These facts, along with the fact that this is a holiday week (because it's no longer enough to just have a holiday anymore, we all tack on our vacation days and such and turn any week with a holiday in it into a "holiday week") and all I can really focus on is the impending visit of the kids and the grandson, leads me to declare that I will take a few days off from this blog. My goal will be to not write anything through the remainder of the holiday week, and get back to it July 9. I have to make a deal with myself because I feel sort of guilty when I skip a day or two, like I am violating an unspoken pact with you, the reader. So I just want to be up front about it, get it all out in the open. Then we can enjoy our 4th of July with a clear conscience.

Speaking of the 4th of July, did you know there's a 50/50 chance you'll eat a hot dog on that date? You may say your plans do not include hot dogs, but there's no sense in fighting the statistics. And speaking of hot dogs, as if there's something in the DNA that tells me the 4th is approaching, just last night I got a powerful hankering for a coney. (Some people would say "chili dog" but "coney" is the first word that comes to my mind.) Did you know that there are at least two different hot dog-based items known as conies? You'd better read this. There may be a quiz.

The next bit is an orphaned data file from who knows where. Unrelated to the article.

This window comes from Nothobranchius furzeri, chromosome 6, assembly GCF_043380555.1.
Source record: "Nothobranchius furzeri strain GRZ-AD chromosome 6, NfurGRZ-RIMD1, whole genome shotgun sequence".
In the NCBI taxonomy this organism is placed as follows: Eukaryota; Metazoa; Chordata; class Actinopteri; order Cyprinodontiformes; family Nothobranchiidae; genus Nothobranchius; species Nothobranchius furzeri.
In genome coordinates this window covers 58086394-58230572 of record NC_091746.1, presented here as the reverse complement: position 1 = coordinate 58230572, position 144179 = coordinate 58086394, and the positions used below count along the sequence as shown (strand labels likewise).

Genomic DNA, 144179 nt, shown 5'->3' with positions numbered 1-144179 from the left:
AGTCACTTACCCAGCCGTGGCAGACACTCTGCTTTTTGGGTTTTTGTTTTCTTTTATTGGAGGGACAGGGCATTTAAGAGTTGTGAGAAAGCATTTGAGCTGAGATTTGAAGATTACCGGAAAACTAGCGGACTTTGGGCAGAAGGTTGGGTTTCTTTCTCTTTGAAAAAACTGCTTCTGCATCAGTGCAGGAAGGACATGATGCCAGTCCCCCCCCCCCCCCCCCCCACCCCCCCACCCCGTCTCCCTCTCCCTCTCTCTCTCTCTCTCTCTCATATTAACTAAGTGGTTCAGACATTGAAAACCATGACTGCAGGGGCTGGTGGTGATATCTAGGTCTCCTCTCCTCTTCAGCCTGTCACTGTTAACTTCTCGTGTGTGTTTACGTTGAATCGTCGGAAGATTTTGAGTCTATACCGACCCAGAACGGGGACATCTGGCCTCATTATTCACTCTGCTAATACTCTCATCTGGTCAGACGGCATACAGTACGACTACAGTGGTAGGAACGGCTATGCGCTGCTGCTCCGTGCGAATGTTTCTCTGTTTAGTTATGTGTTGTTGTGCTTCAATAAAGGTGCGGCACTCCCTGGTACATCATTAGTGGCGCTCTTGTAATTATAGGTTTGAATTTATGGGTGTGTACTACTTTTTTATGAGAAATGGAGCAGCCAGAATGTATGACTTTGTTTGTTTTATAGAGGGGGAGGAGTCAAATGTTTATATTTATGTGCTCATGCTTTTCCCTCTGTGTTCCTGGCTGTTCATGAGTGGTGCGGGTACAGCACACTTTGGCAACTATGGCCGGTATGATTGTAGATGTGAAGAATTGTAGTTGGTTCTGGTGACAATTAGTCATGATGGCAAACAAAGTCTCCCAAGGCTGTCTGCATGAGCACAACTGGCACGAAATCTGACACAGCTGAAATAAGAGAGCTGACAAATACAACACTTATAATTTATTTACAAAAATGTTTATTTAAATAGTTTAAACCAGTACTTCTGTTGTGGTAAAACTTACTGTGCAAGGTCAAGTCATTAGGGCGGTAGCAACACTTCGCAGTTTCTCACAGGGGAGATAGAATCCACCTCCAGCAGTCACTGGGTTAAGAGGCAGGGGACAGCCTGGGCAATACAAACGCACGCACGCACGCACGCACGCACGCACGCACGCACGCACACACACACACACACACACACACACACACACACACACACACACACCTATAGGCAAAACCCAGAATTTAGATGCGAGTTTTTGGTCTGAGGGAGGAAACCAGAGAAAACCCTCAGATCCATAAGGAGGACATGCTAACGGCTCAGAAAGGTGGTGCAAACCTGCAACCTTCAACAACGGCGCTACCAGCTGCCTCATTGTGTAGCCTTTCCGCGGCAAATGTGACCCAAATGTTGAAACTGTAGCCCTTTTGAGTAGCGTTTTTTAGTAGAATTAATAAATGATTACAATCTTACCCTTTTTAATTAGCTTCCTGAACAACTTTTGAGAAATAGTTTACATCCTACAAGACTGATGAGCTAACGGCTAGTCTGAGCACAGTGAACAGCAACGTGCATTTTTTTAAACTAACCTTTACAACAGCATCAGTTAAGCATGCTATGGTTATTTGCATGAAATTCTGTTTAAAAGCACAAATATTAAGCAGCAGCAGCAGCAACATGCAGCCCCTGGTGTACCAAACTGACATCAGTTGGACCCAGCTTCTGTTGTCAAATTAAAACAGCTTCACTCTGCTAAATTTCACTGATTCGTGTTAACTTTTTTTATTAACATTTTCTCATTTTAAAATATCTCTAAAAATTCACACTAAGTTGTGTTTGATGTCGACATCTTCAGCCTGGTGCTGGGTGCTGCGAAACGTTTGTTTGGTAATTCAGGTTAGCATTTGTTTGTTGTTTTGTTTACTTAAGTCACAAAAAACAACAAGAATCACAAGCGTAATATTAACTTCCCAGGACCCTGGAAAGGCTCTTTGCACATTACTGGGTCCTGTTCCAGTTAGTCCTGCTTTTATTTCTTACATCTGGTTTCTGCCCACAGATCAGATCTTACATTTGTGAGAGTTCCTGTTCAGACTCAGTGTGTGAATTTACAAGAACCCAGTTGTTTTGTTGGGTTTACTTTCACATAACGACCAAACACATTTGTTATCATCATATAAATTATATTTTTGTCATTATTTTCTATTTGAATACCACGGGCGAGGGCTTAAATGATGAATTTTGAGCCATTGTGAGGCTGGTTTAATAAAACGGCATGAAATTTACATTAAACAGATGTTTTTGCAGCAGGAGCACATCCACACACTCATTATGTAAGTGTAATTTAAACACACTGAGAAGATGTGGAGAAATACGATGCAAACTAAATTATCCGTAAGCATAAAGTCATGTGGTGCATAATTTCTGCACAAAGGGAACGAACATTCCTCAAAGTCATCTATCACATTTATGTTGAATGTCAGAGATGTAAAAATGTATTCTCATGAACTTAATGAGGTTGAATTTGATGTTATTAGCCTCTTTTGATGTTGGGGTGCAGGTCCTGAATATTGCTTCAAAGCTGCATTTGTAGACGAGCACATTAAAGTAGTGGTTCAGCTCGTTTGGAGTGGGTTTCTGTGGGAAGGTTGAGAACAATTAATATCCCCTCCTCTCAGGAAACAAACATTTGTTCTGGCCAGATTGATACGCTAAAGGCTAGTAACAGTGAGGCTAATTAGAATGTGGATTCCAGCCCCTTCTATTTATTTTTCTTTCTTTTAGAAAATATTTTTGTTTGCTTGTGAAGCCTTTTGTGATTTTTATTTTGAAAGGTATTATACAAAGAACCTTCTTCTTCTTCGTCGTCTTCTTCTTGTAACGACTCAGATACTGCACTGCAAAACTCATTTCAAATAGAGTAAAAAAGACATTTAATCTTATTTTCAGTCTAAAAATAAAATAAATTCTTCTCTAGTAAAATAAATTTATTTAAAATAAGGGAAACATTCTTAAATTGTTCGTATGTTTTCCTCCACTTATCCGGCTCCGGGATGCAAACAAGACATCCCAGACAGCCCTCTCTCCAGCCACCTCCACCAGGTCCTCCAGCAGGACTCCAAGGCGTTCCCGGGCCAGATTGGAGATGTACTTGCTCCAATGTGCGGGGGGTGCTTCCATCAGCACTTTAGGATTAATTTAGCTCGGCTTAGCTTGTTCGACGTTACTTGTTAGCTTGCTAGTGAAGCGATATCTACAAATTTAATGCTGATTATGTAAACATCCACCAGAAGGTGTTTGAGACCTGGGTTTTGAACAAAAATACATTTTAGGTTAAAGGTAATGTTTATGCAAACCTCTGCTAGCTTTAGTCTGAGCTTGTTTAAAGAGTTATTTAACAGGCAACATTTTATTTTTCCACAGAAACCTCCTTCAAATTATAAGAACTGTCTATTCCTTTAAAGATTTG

So here's to conies, cold beer on a hot day, water fights, fireworks, putting up the flag, and just simply being with your family. (Did I mention cold beer?) I hope you enjoy your holiday week at a torrid pace.